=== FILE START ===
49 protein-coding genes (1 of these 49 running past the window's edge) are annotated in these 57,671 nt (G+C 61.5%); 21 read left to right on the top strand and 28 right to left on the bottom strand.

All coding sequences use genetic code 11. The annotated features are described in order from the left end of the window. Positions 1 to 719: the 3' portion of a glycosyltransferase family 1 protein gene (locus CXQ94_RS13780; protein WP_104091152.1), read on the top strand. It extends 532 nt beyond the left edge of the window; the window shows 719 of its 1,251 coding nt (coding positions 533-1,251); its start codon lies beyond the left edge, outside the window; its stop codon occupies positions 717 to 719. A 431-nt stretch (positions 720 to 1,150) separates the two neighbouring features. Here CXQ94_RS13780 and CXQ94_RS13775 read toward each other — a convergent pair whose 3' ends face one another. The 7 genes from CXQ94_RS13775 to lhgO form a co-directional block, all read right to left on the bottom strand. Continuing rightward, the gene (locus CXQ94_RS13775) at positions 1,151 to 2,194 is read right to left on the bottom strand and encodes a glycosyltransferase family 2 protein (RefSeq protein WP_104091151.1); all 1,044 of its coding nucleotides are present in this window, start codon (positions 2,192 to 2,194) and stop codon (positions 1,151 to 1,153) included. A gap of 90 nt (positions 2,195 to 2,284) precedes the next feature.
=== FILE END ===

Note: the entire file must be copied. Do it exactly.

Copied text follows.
49 protein-coding genes (1 of these 49 running past the window's edge) are annotated in these 57,671 nt (G+C 61.5%); 21 read left to right on the top strand and 28 right to left on the bottom strand.

All coding sequences use genetic code 11. The annotated features are described in order from the left end of the window. Positions 1 to 719: the 3' portion of a glycosyltransferase family 1 protein gene (locus CXQ94_RS13780; protein WP_104091152.1), read on the top strand. It extends 532 nt beyond the left edge of the window; the window shows 719 of its 1,251 coding nt (coding positions 533-1,251); its start codon lies beyond the left edge, outside the window; its stop codon occupies positions 717 to 719. A 431-nt stretch (positions 720 to 1,150) separates the two neighbouring features. Here CXQ94_RS13780 and CXQ94_RS13775 read toward each other — a convergent pair whose 3' ends face one another. The 7 genes from CXQ94_RS13775 to lhgO form a co-directional block, all read right to left on the bottom strand. Continuing rightward, the gene (locus CXQ94_RS13775) at positions 1,151 to 2,194 is read right to left on the bottom strand and encodes a glycosyltransferase family 2 protein (RefSeq protein WP_104091151.1); all 1,044 of its coding nucleotides are present in this window, start codon (positions 2,192 to 2,194) and stop codon (positions 1,151 to 1,153) included. A gap of 90 nt (positions 2,195 to 2,284) precedes the next feature.